He Humbles Himself…So Should I…

Christ washing his disciples feet icon (2)

There is something special about teaching kindergarten children.  There is a spark in them of wonder and excitement at the beauty of life!  They always have something to say…and what they have to say is very important!  I remember hearing a talk by a friend of mine Deacon Bob McDonald on one of those Lighthouse Catholic Media Cd’s and he once asked a class of young children a curious question just to see what they would say.  He asked: “How does Jesus get inside the bread?”  One little girl put up her hand and said, “He loves His way in.”

Indeed, Jesus loves His way in.  The Scriptures tell us that Jesus “He emptied Himself, taking the form of a servant, being born in the likeness of men…He humbled Himself, accepting even death, death on a Cross…” (Philippians 2:7-9)  Jesus’ obedience and humility brought our salvation.  Through His humility, we gain eternal life.  Adam disobeyed God, but Jesus in humility empties Himself…for you…and for me.  Jesus is so humble that He, the Son of God washed the feet of His disciples!  Imagine!  The Son of God going down on His knees and washing the stinky, dirty feet of His Apostles!  I love this image at the top of Jesus washing the feet…Peter looks as though He is saying, “Awkward!”  How does Jesus respond?  “You also ought to wash one another’s feet.” (John 13:14).  Jesus teaches us that humility means being a servant to all.

Jesus gives Himself entirely…and He still gives Himself entirely through the Holy Eucharist!  Jesus, the Son of God, King of the Universe, became one of us and now humbles Himself again so that we can actually receive His Body and Blood everyday in the Holy Eucharist!  In the Eucharist we receive grace, and a heart that is more ready to give love and receive love.  Through receiving the Holy Eucharist with the right dispositions, our hearts are transformed through the Holy Eucharist and we receive grace which is God’s very own life poured into us!  Why is this important?  Simply this…we are made for union with God…and as we grow in the life of grace, we grow closer in union with God.  Grace helps us to live in light, truth, beauty and goodness.  Grace helps us to have the strength to heal, to forgive others and ourselves, and to see the goodness in everyone…including ourselves.

Life is hard.  Humility is hard!  We want to grow in union with God.  We want to live in the light.  We want to be who God is calling us to be…but we struggle…oftentimes struggle can come because of our pride.

Often when we think of pride, we think of someone who is thinking “high and mighty of themselves.”  We might think of someone who only thinks of themselves.  St. John of the Cross points out that even people who have a desire for perfection can have a deep pride that needs to be rooted out.  He claims that sometimes we minimize our faults, and become discouraged because we are not perfect yet.  They become impatient and angry saying: “Oh no!  I am not a saint yet…poor me.”  Sometimes people who are on this path of holiness are very anxious because they want God to immediately remove certain imperfections they have because they just want to be at peace.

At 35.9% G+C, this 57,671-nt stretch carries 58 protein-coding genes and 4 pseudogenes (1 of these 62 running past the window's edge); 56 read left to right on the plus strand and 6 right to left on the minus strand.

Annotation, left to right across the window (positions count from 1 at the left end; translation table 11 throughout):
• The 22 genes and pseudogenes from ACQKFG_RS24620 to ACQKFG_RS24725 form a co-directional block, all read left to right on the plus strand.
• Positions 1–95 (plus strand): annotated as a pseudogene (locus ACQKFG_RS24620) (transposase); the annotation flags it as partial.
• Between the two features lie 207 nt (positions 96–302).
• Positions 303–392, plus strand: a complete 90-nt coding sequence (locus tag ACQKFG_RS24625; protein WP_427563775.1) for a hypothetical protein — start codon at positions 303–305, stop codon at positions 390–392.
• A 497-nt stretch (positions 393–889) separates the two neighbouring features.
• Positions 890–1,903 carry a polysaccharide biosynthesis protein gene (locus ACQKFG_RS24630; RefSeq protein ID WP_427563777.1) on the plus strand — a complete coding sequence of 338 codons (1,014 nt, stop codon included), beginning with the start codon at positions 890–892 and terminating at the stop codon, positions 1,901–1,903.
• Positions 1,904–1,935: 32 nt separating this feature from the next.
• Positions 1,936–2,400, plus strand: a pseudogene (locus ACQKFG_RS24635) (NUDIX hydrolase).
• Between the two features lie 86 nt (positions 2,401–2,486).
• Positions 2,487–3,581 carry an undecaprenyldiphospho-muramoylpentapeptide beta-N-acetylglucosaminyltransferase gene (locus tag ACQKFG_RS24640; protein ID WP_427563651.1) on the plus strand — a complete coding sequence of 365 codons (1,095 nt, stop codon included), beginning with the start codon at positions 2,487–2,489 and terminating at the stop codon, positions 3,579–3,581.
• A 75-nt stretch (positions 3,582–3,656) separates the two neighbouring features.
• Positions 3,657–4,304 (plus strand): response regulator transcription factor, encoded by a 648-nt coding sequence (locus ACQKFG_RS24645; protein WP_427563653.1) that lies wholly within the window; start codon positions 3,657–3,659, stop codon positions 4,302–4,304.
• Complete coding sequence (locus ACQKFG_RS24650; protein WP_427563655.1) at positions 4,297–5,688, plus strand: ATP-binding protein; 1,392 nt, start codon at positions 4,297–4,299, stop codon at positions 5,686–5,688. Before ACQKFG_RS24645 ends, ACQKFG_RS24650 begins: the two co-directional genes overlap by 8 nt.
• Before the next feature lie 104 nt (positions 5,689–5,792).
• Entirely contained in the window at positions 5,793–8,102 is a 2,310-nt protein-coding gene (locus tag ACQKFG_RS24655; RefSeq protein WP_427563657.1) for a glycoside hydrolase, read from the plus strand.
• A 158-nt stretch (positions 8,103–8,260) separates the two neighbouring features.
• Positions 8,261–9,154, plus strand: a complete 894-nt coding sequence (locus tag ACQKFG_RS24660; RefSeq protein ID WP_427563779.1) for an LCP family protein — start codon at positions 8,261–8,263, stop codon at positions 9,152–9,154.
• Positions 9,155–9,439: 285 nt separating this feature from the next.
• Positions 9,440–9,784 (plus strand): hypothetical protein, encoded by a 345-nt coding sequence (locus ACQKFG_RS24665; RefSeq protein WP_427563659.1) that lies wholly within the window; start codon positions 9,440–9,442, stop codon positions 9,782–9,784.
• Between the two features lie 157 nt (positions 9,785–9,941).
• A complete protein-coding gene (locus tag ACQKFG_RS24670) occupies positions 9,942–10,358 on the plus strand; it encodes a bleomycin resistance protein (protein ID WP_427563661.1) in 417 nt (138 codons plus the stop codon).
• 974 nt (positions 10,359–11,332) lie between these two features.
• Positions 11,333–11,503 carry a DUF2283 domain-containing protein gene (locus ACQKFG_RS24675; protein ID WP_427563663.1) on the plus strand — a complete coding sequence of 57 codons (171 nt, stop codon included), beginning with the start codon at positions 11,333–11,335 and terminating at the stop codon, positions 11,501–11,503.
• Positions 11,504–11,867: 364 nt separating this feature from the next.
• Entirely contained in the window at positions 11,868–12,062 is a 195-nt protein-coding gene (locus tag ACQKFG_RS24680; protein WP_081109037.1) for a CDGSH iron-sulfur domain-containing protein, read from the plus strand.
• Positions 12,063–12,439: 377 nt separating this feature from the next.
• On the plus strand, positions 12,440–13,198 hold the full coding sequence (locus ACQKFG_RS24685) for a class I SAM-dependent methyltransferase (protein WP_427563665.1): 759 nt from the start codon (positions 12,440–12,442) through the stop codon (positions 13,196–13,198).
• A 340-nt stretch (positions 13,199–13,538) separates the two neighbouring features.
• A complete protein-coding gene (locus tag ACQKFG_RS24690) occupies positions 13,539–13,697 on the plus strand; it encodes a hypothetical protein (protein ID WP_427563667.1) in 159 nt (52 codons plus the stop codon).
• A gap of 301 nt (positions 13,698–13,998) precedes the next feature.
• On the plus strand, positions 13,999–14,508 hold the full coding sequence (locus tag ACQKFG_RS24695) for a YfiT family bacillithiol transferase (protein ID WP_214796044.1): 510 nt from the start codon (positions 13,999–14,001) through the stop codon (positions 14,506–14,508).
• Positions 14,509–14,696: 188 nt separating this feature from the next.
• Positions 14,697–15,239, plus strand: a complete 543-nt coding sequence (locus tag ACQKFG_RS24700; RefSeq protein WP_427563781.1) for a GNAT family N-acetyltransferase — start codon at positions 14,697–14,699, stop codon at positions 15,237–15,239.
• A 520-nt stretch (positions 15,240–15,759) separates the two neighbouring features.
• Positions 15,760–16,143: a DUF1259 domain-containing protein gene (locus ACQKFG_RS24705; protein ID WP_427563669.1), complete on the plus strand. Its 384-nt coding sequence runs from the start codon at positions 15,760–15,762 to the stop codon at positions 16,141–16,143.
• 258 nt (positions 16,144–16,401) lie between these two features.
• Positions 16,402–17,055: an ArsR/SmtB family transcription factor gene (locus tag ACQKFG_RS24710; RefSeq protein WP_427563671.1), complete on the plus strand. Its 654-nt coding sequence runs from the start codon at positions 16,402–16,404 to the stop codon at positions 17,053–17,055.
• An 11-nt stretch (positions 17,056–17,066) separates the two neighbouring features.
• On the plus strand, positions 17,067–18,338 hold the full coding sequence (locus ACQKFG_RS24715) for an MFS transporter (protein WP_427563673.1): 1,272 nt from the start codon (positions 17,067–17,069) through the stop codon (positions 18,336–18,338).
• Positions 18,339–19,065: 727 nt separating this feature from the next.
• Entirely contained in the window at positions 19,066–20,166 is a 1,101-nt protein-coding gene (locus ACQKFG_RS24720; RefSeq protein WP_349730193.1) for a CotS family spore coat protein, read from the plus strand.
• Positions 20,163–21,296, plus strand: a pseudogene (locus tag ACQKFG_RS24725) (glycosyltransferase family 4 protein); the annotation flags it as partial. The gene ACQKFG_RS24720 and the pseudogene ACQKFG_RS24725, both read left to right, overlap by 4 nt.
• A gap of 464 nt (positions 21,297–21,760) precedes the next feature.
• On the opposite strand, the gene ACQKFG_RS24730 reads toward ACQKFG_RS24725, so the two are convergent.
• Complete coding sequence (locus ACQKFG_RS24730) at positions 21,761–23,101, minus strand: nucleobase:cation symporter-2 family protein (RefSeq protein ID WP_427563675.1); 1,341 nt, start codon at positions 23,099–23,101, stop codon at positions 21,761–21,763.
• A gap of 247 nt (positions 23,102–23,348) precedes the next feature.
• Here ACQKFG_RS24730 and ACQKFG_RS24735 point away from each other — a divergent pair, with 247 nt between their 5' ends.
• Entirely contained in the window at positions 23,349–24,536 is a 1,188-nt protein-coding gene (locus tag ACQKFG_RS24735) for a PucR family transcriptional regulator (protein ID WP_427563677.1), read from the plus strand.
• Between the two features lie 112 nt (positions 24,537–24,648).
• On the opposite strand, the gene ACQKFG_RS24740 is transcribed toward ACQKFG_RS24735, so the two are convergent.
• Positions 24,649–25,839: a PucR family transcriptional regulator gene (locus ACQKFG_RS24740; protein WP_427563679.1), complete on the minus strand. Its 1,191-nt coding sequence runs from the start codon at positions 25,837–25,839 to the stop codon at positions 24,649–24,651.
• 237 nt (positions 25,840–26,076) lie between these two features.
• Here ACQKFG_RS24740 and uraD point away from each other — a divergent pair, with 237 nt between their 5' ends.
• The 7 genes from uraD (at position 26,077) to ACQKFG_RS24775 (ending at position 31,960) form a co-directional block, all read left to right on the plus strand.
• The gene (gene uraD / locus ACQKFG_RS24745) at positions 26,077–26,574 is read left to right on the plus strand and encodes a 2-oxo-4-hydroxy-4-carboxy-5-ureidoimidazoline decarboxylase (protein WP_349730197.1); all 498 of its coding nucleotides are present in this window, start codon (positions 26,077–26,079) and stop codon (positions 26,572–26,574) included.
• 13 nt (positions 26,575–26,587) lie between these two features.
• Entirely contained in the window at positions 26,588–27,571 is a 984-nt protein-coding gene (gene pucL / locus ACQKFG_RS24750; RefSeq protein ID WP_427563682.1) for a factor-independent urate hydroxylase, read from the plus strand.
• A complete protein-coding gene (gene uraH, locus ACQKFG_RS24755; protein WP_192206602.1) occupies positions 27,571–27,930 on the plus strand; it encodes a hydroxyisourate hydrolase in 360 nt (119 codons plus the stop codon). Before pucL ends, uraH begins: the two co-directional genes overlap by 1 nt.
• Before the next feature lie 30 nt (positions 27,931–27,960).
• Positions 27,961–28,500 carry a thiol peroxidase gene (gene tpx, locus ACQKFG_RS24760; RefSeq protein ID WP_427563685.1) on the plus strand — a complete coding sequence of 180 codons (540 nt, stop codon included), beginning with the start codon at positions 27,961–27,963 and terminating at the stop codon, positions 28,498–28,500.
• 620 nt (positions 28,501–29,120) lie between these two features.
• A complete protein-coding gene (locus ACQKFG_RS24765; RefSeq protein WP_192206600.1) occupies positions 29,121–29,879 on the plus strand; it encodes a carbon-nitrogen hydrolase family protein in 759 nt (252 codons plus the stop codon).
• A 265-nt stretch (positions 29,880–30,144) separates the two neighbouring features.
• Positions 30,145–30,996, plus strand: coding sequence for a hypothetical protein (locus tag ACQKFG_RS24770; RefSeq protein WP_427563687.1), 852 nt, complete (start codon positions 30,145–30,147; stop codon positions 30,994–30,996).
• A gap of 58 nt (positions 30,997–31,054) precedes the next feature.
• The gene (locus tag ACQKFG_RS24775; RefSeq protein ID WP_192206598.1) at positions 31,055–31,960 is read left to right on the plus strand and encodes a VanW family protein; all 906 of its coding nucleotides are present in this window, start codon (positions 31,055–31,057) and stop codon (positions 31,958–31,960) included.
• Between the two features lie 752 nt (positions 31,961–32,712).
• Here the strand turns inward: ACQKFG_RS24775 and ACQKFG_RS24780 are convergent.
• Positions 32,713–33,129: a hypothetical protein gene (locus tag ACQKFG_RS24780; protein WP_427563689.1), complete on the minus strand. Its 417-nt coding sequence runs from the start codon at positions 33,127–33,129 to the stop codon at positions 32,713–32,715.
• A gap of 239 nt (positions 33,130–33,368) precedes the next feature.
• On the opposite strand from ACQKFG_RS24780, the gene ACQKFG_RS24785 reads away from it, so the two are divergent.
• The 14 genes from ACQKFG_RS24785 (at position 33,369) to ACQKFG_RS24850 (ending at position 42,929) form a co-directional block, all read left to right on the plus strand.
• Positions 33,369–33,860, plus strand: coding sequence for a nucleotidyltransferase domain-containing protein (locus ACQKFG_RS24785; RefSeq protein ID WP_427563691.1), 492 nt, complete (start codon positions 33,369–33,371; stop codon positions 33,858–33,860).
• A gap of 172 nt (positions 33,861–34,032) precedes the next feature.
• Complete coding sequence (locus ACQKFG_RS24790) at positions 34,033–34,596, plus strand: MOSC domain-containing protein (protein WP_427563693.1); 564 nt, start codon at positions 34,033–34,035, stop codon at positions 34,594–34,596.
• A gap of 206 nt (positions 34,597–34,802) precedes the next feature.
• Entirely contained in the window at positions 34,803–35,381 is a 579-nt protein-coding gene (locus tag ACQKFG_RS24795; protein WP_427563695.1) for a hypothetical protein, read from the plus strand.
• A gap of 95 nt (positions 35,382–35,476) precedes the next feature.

As mentioned in earlier posts, there is a time in the dark night of the senses where God can be purging the soul of certain vices in a passive way.  Remember that the passive night of the senses means that God needs to act directly in the soul in order to “burn away” the filthy vice.  Spiritual pride is when there is an excessive obsession with self in accomplishing spiritual tasks such as prayer, penances and good works.

What are some signs of spiritual pride?  St. John of the Cross makes the point that someone with spiritual pride prefers to instruct rather than be instructed.  He has a tendency to want to be heard, especially when it comes to speaking about certain spiritual graces that were received, and they are happy when others notice their spirituality.  They are upset and angry with people who do not approve of their spirit and tend to judge people in a harsh way.  They are easily discouraged when they fall, and approach Confession only to excuse themselves.

Now after hearing this…I know what it rolling in your head because it is also running in my head: “Oh No!  I am proud!”  Calm down.  Recognizing it is already a grace from God!  In order to combat spiritual pride, we need to know the characteristics of a humble person.

A humble person is someone who thinks about themselves less.  They would prefer to learn from others rather than be the teacher themselves.  They want to do their good works in hiding so that the praise will go to God and not themselves.  They are eager to manifest their faults…especially in Confession.  They think that others are better than they are, while not losing sight of the fact that they are a child of God who has value, dignity and worth.

So to be a humble person is hard.  Humility means becoming a person of service, but it also means being a person of silence, both on the interior and exterior.  I sincerely believe as we learn how to pray in sincerity and truth, we will think of ourselves less because our eyes are on Jesus.  We read a really good book for table reading during meal times called the Power of Silence by Cardinal Robert Sarah.  It is a fantastic read!  I really hope that I can have a few blog posts in the future to talk about silence and how essential and crucial that is in growth of the spiritual life…but I am going to use Cardinal Sarah’s Book on the Power of Silence.  Another really good book that we are reading now is called: The Day is Now Far Spent by Cardinal Robert Sarah.  That is another fantastic read…you will find it very fruitful!

On that note…I will be quiet now.

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